For more information about how Solstice East handles social media addiction, please call 828-484-9946!

 

The Eating Disorder That Goes Undiscussed: Binge Eating In Teens

The Eating Disorder That Goes Undiscussed: Binge Eating In Teens 150 150 se_admin

Binge eating disorder is an eating disorder that not many people talk about. Stuffing your face with an entire gallon of ice cream or an entire pizza due to a recent breakup or some other emotional distress may not be the healthiest way to express emotional distress, but it certainly is not the same as binge eating in teens. Binge eating disorder is a serious mental health issue which is characterized by the consumption of large amounts of food in a very short period of time while feeling like these behaviors are out of your control.

What does binge eating in teens look like?

Unlike anorexia and bulimia, “purging” is not a characteristic of binge eating in teens.  Most people struggling with binge eating disorder are overweight or obese. There are those, however, who control their weight through dieting. 

Binge eating in teens usually occurs over a set period of time (for example, an individual may binge for 2 hours each time). Binge eaters feel like their eating is out of control during those periods of time. Some describe the experience as trance-like. They can’t stop themselves no matter how hard they try.

Like other eating disorders, binge eating disorder can be influenced negative thoughts about one’s body and stress. No one knows the exact cause of binge eating teens, but other risk factors include:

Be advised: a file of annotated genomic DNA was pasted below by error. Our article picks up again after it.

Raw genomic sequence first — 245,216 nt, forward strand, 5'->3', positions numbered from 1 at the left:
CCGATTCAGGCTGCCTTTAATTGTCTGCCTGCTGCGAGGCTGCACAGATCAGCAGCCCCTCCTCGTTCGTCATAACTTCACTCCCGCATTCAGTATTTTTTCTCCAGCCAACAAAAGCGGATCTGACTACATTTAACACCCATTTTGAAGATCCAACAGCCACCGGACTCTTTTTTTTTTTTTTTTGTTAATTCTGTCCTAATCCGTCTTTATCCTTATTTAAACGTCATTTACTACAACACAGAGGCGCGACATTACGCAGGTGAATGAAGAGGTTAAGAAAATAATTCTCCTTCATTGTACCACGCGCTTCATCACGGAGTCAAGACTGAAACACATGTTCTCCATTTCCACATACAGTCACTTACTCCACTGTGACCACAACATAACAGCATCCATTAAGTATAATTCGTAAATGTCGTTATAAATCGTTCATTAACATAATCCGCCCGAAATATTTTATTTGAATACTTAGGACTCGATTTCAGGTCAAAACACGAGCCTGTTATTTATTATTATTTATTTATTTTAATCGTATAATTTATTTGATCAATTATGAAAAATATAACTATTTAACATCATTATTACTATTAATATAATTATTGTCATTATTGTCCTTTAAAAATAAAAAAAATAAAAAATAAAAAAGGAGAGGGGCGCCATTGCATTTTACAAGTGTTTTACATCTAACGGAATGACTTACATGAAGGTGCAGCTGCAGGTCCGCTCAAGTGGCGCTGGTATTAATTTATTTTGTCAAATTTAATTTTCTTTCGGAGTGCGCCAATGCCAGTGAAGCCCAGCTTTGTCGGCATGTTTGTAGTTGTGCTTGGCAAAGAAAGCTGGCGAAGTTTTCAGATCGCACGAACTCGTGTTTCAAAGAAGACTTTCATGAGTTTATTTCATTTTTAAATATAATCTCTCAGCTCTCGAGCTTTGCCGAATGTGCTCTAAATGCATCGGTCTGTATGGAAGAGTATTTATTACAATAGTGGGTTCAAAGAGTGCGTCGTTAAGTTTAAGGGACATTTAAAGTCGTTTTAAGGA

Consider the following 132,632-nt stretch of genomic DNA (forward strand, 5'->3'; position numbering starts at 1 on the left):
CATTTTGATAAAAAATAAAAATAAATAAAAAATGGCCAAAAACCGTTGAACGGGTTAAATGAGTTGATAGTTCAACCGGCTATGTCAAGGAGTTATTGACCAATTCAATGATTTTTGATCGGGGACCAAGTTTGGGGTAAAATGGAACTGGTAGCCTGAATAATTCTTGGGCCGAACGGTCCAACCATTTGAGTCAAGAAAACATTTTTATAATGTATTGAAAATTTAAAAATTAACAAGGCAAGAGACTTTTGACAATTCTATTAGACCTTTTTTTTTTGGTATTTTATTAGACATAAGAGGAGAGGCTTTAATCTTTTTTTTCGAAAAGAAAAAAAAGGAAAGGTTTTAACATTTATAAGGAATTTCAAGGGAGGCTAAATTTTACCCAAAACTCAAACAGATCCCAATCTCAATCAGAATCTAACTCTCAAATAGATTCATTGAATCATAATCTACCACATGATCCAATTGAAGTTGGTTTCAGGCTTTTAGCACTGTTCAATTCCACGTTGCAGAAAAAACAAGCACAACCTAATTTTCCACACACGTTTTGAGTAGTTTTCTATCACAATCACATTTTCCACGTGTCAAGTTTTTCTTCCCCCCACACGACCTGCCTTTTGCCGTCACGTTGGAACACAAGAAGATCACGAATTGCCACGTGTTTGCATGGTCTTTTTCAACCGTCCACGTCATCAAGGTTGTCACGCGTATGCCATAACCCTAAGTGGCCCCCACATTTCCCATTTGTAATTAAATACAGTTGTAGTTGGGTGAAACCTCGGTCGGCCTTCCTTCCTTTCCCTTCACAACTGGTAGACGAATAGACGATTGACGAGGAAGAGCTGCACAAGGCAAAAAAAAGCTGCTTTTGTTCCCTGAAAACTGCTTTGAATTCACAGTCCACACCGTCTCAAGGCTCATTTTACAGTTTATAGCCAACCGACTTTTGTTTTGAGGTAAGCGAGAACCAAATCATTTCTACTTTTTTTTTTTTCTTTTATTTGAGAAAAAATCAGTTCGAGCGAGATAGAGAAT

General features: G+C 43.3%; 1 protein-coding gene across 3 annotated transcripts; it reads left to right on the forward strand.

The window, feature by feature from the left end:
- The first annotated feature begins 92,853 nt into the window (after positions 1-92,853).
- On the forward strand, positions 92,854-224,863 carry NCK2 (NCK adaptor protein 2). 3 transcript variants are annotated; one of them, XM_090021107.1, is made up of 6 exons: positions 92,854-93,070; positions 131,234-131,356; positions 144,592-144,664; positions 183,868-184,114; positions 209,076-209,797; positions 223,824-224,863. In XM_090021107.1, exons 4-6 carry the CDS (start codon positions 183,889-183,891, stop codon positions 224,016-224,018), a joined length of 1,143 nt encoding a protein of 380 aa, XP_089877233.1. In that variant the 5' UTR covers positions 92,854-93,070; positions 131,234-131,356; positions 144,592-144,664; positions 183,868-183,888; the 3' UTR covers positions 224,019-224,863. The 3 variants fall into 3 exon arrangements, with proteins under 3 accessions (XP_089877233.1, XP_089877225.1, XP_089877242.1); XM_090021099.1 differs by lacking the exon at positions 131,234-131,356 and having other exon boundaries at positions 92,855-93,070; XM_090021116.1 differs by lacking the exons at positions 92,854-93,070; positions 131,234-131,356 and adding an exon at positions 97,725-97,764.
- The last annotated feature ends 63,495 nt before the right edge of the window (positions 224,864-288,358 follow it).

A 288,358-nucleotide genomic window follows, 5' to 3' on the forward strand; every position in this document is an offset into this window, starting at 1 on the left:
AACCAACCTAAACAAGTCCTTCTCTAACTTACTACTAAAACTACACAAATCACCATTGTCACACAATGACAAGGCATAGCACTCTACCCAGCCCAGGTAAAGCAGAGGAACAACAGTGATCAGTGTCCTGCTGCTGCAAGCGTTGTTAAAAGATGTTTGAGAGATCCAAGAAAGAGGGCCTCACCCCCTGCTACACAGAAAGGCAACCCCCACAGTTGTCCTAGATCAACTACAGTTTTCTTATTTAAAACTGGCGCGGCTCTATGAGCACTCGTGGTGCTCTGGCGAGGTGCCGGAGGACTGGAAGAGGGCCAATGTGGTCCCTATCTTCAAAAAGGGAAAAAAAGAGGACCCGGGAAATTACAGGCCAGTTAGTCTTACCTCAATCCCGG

• Family history: If someone else in your family suffers from binge eating disorder or another eating disorder, you are more likely to develop one yourself.
  • Dieting: People who have dieted frequently in the past are more at risk for binge eating disorder than infrequent dieters.
  • Being a teenager or in your 20s: The age group that is the most at risk for binge eating disorder is late teens through 20s.

Binge eating in teens is linked to psychiatric disorders like bipolar disorder, depression, anxiety, and substance use.

Getting treatment for binge eating in teens

Binge eating in teens is a serious mental health issue that should be diagnosed and treated as soon as parents see the signs. Medication and talk therapy, such as cognitive behavioral therapy, have been known to be effective treatments for this disorder.

Sending your teen to an inpatient residential treatment facility after most of their symptoms have been treated might be the next step you teen needs to make a full recovery.

Solstice East can help

Solstice East, a residential treatment center for teen girls ages 14-17, can help your struggling daughter find success. Solstice East help girls struggling with depression, mild disordered eating, anxiety, and trauma-related issues.

For more information about Solstice East, please call (855) 672-7058.

Childhood Obesity and the Urge for Change 

Childhood Obesity and the Urge for Change  150 150 se_admin